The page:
I was moved to borrow Anne Michael’s second novel, The Winter Vault, from the Halifax Public Library after Graeme Wynne’s mention of the book (along with The Sentimentalists) in his introduction to Daniel Macfarlane’s Negotiating a River about the building of the St. Lawrence Seaway. The book is poetry, really, so do not read it with the expectation of being able to recognize the pattern of kitchen banter from your own life. However, it fits remarkably well in my informal collection of books in which water inundation stands as shorthand for loss, grief and the difficulty of an authentic recovery (whether you cling to the past or invent anew without an eye to that past).
A young engineer is apprenticed to the art of dam-building by his father, and his work on the St. Lawrence Seaway after the loss of that father is a tribute to the older man. He meets his wife-to-be in the dry once-riverbed as she collects plant species, and starts to feel the violation of his work, ecologically but also for residents of the seven Lost Villages. He atones by takes a job relocating the Abu Simbel temples in the erstwhile Nubia, to save them from the rising waters of the Nile during construction of the High Aswan Dam. This, too, feels like a violation, as most certainly do the sterile villages constructed for the displaced Nubians. For the Nubian culture, the Nile was the lifeline, and the inundation severed it and scattered this nation in all directions. Of one of the soon-to-be lost Nubian villages, the heroine, Jane, observes:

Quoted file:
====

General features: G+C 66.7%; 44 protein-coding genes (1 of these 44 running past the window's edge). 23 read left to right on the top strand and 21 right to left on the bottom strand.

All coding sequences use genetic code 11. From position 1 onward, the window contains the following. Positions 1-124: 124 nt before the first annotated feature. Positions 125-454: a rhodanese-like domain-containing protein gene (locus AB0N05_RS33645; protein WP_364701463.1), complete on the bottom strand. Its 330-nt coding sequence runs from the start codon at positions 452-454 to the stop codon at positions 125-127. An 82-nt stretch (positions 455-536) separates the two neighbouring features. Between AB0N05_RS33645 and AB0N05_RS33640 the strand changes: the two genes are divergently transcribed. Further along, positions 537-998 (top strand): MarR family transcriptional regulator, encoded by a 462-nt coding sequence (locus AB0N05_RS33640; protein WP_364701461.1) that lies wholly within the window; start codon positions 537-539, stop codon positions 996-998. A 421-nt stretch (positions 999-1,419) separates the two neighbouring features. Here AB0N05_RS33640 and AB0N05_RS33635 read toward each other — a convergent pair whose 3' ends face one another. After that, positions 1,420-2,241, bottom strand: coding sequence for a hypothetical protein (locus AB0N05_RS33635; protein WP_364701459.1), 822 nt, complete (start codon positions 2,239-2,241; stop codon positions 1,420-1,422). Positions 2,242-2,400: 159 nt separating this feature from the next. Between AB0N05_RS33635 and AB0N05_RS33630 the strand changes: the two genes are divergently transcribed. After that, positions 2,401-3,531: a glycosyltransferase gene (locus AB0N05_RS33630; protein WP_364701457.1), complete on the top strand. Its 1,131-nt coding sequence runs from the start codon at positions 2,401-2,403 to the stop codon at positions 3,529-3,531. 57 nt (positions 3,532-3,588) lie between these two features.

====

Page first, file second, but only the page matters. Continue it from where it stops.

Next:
Here was a human love of place so freely expressed, alive with meaning; houses so perfectly adapted to their context in materials and design that they could never be moved. It was an integrity of art, domestic life, landscape … it was Ashkeit they should be salvaging; though it could never exist anywhere else, and if moved, would crumble, like a dream. …no landscape alone could arouse such feeling. (p. 131-133).
In the final act of the book, these two erasures are juxtaposed with the destruction and reconstruction of Warsaw in the Second World War, as remembered by Polish-Canadian survivors. Of the reconstruction of the ‘Old Town’, in cartoon form, the guerilla artist Lucjan describes:
Walking for the first time into the replica of the Old Town, said Lucjan, the rebuilt market square – it was humiliating. Your delirium made you ashamed – you knew it was a trick, a brainwashing, and yet you wanted it so badly. … It was a brutality, a mockery – at first completely sickening, as if time could be turned back, as even the truth of our misery could be taken from us. And yet the more you walked, the more your feelings changed … you began to remember more and more. Childhood memories, memories of youth and love … (p. 309)
The characters are not quite people, but ideas. Despite the difficulty this brought for my complete immersion and empathy, the ideas themselves were engrossing, especially for those interested in the impacts of dam construction and removal.